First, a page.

The alcoholic anecdote also exemplifies the negative principle's reversible powers, which permit turns from pious to impious and "opposed" to "different." Although metaphor is central to the "transformation" of orientations that incongruous perspectives provide (PC 69; Rosteck and Leff; Jack),10 synecdoche permits shifts between impiety and piety. For example, Burke examines how impiety arises from the oppositions poets feel when symbolic meanings are dismissed. Invoking a mighty tree, which synecdochically represents poetic, political, and artistic realms (PLF 26), Burke explores the deep significance when a grand trunk, limbs, and branches, slam to the ground. "Not only firewood, but a parent symbol, might be brought down in the crash" (PC 71). A poet's "magical" attitudes might thus be felled without a corresponding ritual to signify the loss (72). With pragmatic aims remaining ascendent, though, no "symbolic overtones" might ever emerge. The parricidal implications of a downed oak or other organism might then exemplify "a direct antithesis between artistic and practical responses" (72). Nevertheless, piety is not necessarily opposite or antithetical to impiety; the latter recognizes and reorganizes the former through different experiences (80-81). The alcoholic, meanwhile, must reorganize his pious, symbolic "twists" and the material warps of liquor. He must become impious to both. This task trends back to Burke's tropical aims: he hopes "to 'coach' the concept" of synecdoche for diseases and cures (GM 508-09). Synecdoche conveys relationships "outside of poetry" and permits conversions from "representative" to "antagonistic" (PLF 26n). The alcoholic, who knows the magic invoked by his comedic texts, cannot control the magical powers his satire inspires; "hence, let him not summon it" (PLF 123). This claim conjures the "magical decree" inspiriting all words (PLF 4); it may also invoke the negative principle that empowers us to reject malign material interests.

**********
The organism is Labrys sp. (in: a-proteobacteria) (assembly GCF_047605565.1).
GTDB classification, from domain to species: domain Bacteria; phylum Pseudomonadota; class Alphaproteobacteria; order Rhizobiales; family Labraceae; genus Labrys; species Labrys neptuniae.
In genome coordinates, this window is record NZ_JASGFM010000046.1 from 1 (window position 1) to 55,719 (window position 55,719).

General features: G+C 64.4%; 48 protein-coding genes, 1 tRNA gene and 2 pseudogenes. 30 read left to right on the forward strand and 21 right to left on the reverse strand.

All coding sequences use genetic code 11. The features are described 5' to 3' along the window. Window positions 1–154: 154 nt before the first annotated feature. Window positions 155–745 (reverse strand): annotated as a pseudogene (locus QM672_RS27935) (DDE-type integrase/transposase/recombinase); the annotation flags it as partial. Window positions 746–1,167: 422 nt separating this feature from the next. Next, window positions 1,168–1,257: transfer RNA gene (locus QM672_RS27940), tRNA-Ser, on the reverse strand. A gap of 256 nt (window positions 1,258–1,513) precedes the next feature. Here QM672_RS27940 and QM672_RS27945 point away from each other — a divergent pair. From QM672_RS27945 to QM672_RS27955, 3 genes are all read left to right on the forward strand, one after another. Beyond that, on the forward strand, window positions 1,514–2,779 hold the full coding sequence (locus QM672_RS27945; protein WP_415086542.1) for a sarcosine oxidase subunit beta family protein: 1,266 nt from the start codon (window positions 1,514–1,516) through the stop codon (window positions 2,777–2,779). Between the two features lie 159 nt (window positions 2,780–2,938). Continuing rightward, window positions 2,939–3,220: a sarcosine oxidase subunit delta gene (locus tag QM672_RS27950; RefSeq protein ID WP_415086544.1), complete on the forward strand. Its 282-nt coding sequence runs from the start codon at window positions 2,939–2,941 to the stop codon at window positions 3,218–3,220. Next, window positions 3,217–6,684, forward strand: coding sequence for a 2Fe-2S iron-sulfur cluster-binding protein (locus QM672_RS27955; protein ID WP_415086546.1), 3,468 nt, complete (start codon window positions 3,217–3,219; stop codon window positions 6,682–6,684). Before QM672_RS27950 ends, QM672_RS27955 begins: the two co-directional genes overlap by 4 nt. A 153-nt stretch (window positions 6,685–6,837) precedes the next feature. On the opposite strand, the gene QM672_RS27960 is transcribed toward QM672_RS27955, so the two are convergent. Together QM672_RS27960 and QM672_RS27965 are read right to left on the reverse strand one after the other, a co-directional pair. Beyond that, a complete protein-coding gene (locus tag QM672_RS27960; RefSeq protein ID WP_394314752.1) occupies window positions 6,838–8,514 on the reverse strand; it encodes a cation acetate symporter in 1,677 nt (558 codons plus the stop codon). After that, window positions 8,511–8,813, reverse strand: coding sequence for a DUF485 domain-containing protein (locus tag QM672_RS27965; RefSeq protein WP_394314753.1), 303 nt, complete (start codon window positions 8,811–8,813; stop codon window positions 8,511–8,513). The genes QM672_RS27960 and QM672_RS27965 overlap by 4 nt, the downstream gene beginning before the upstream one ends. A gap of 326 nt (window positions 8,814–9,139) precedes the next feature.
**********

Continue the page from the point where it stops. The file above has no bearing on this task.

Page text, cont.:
These possible powers appear in pages between the "unending conversation" and the alcoholic, where Burke codifies key points of Philosophy of Literary Form: the "inconsistency" of dramatic readings admit "both determinism and free will" (116). This idea perhaps grows out of Burke's dispute with Marx's antithetical thinking, and is later elaborated through the paradox of substance whereby inside and outside convert (GM 21-4). The alcoholic externalizes the internal by confessing his "fears" about alcohol's powers; he internalizes external matters by ironically conjuring "forth a djinn" with his satire, so he must write differently (PLF 119-20, 122-23). These strategies gain salience from Burke's "irony-dialectic" pair: again noting Mead's ideas of how selves are informed by others' attitudes, Burke argues that reductive, dualistic, and relativistic perspectives might be revised with a "humble irony" growing not from flat oppositions to alternative perspectives. Rather, potential enemies, or "others," might become "consubstantial" through perception of a "different quality" (GM 236,511-14). Identification and division thus exist "ambiguously together" as rhetoric "'proves opposites'" (RM 25). By turning a simple binary between booze and writing into a different kind of relationship, Burke's alcoholic potentially proves opposites: he might affirm an alternative incantation to reject booze.